-The photo at left shows a close-up of the staminate flower heads of low pussytoes as seen atop Steptoe Butte in the Palouse Country of eastern Washington........April 29, 2006. The photo at right shows low pussytoes with staminate flower heads as seen south of Box Canyon Road near the southern boundary of the Simcoe Mountains Unit of the Klickitat Wildlife Area......April 15, 2021.
Low pussytoes are perennial wildflowers with floral scapes arising up to 3 cm high from a branching, woody base. This species is not stoloniferous. The numerous basal and stem leaves are oblanceolate to linear-spatulate in shape, measuring 8-30 mm long and up to 5 mm wide. The leaves and stems are fairly densely covered with white woolly hairs.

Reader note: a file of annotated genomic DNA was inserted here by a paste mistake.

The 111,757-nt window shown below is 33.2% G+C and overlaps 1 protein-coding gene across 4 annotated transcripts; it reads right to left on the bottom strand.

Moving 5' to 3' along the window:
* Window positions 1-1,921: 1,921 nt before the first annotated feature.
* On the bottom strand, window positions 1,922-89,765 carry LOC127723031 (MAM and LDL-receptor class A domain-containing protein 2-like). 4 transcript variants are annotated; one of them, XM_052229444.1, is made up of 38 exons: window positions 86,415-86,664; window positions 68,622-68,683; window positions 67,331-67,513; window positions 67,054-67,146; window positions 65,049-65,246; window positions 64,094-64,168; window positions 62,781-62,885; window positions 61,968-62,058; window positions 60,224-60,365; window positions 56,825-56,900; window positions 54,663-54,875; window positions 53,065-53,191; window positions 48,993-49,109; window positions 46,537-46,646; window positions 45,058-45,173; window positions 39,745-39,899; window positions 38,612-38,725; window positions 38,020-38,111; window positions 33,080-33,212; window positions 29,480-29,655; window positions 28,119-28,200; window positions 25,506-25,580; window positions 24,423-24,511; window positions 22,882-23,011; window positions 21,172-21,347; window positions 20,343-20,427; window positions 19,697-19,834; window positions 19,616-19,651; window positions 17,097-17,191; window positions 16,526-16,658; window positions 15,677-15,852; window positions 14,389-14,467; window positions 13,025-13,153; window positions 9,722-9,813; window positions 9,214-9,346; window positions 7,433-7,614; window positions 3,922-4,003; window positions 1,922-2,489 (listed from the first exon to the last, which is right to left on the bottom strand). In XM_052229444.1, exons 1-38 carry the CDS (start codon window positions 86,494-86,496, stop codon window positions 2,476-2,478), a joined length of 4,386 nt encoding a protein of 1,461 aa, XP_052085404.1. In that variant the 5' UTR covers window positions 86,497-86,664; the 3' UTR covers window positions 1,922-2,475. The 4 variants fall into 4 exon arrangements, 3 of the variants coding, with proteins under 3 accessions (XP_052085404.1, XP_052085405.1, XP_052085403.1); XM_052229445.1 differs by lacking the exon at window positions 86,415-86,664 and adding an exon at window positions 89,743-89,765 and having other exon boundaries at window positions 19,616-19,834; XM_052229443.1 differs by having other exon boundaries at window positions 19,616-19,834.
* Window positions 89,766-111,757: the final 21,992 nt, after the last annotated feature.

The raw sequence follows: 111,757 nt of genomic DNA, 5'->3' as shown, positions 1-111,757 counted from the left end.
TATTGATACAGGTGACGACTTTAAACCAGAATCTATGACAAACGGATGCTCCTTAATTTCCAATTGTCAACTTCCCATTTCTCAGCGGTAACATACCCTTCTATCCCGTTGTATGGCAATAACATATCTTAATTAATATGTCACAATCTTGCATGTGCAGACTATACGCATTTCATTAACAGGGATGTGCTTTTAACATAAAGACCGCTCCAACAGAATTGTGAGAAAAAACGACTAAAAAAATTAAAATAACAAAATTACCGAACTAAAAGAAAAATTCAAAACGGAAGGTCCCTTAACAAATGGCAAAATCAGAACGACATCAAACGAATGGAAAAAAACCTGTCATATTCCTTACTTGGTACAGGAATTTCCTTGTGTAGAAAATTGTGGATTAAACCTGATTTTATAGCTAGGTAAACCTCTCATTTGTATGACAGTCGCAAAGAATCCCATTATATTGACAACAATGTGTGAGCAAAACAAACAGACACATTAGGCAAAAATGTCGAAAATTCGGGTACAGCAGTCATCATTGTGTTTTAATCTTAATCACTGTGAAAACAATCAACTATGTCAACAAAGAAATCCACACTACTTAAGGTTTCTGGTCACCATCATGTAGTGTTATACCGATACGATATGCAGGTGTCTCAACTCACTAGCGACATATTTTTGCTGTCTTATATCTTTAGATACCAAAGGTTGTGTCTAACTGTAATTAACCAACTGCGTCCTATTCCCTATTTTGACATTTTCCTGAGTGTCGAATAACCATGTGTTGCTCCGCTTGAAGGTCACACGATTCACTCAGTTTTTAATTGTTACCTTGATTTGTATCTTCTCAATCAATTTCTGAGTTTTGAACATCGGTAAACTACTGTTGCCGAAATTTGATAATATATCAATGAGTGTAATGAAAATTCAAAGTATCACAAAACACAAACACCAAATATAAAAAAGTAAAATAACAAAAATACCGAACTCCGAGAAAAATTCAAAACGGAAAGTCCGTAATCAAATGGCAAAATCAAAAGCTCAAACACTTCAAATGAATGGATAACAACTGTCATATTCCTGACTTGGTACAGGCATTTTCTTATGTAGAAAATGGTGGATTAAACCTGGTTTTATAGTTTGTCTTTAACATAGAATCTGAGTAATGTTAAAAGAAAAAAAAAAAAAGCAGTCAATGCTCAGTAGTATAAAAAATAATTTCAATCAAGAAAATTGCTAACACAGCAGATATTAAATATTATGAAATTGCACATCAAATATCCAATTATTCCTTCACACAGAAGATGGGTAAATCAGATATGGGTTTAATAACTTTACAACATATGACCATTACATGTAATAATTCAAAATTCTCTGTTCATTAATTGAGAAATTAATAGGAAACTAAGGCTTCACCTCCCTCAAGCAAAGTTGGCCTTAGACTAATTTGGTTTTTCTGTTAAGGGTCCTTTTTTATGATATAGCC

The flower heads are solitary and fairly broad. The flowers are imperfect, with the staminate and pistillate flowers found on separate plants. The involucres of the staminate haeads are 5-7 mm high with ovate, obtuse bracts that are brownish. The pistillate involucres are 12-15 mm high with lanceolate to linear bracts that are brownish or reddish-brown tinged. The plants typically bloom in the Columbia River Gorge from April into May.
Low pussytoes are plants of dry open places in the foothills and lowlands.
Low pussytoes may be found from southern British Columbia south along the east side of the Cascades and Sierra Nevada to southern California, east to Montana, Nebraska, and Colorado.
In the Columbia River Gorge, Antennaria dimorpha is found between the elevations of 200'-3000' from east of Bingen, WA and on east.
Low pussytoes beginning to bloom on slopes directly west and above the Cottonwood Canyon State Park campground........February 22, 2015.